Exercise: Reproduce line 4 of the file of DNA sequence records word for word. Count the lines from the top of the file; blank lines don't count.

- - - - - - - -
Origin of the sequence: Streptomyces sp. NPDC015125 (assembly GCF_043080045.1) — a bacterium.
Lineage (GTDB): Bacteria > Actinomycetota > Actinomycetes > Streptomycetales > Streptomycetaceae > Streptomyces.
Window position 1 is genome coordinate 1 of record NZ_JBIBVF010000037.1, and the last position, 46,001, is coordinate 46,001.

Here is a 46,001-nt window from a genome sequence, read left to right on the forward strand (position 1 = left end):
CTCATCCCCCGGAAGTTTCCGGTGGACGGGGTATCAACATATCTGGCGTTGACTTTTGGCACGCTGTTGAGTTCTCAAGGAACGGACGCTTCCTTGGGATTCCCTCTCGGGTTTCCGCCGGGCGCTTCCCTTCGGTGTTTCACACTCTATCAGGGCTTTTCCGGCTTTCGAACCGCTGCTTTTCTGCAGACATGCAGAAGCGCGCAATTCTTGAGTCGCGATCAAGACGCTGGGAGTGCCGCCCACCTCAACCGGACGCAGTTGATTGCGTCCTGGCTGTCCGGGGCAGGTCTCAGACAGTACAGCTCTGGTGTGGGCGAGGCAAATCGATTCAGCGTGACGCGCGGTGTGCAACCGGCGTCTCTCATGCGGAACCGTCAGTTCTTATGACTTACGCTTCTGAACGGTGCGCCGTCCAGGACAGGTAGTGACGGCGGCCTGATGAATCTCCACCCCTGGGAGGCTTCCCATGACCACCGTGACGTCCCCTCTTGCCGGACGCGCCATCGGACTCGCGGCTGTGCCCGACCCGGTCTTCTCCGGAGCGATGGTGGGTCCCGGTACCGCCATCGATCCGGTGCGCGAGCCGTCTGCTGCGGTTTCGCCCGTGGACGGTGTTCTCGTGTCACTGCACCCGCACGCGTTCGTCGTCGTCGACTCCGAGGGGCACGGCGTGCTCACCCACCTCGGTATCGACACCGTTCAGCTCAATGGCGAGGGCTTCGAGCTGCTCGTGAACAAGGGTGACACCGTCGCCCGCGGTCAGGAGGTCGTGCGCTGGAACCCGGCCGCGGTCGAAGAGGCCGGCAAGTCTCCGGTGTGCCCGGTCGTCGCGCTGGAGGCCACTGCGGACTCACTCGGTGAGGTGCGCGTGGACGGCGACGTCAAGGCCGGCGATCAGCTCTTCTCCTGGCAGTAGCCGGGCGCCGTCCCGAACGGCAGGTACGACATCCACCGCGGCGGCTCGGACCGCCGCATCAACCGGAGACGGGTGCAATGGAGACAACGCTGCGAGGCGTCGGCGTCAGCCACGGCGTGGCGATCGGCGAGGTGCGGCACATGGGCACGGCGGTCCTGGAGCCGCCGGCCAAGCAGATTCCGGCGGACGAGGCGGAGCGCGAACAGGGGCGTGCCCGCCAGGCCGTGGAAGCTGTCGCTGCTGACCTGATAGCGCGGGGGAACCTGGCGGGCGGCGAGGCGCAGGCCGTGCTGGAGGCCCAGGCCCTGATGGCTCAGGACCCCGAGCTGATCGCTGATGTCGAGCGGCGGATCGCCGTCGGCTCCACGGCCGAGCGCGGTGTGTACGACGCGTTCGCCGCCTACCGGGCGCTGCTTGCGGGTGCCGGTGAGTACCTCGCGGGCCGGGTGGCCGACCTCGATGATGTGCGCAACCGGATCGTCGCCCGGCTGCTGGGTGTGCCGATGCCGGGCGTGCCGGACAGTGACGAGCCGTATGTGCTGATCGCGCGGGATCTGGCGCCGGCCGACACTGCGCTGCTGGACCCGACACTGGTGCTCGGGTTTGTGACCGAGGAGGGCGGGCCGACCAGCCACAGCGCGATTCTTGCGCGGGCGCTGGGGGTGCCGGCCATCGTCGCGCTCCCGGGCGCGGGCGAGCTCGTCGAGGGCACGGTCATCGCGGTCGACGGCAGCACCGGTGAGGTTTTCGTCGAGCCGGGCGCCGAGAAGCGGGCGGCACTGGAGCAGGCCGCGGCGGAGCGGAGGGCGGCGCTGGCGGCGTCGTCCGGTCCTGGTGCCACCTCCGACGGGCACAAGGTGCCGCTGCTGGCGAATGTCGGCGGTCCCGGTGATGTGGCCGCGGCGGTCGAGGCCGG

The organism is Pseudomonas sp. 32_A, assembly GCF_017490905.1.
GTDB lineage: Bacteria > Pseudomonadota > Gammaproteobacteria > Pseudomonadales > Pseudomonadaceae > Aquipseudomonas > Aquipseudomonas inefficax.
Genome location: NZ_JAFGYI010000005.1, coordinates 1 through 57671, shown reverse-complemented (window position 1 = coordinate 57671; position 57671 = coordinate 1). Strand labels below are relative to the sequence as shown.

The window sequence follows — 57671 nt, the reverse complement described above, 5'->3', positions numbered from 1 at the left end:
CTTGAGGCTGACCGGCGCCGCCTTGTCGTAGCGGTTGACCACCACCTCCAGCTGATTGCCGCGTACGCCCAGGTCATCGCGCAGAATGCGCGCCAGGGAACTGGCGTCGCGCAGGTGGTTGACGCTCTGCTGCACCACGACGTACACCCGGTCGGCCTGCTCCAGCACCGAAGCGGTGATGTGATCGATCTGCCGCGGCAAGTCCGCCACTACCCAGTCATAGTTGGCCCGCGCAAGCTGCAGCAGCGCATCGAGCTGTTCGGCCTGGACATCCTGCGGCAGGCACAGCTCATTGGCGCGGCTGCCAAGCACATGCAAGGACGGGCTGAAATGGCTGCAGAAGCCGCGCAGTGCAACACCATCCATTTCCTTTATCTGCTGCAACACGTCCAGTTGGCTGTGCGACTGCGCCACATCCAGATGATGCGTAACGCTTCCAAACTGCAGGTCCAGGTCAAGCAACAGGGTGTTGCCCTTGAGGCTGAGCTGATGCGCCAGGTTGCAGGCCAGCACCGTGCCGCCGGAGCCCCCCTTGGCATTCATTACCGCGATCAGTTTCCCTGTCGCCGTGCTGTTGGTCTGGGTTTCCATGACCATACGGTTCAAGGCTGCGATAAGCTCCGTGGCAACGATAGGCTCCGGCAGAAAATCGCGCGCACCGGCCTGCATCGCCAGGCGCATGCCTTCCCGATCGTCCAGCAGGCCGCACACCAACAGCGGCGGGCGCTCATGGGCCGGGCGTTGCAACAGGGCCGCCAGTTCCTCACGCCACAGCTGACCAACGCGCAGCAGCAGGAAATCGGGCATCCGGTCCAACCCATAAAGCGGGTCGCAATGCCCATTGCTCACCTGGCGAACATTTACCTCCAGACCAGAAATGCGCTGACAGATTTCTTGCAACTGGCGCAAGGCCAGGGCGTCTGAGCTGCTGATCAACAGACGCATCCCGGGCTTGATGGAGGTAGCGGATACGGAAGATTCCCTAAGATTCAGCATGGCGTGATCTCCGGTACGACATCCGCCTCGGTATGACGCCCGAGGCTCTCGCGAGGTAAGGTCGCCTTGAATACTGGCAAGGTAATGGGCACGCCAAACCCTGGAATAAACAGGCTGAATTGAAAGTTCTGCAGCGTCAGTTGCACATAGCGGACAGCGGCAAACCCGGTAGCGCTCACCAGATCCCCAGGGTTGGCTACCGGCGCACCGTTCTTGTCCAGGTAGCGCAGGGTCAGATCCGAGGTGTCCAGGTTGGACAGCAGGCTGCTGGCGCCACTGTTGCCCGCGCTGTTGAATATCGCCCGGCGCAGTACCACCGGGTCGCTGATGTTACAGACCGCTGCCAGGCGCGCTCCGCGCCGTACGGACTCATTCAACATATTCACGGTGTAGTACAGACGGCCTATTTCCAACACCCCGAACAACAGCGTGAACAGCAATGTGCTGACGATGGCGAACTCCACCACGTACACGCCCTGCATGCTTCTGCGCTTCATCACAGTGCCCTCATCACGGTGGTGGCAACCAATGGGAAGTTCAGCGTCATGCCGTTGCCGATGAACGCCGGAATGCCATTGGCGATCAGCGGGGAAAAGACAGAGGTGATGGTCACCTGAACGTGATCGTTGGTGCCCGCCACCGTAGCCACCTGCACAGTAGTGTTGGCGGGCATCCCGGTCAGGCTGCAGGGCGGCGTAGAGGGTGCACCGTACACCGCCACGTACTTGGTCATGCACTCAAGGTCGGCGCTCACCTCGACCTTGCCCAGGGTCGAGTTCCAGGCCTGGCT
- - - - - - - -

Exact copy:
Here is a 46,001-nt window from a genome sequence, read left to right on the forward strand (position 1 = left end):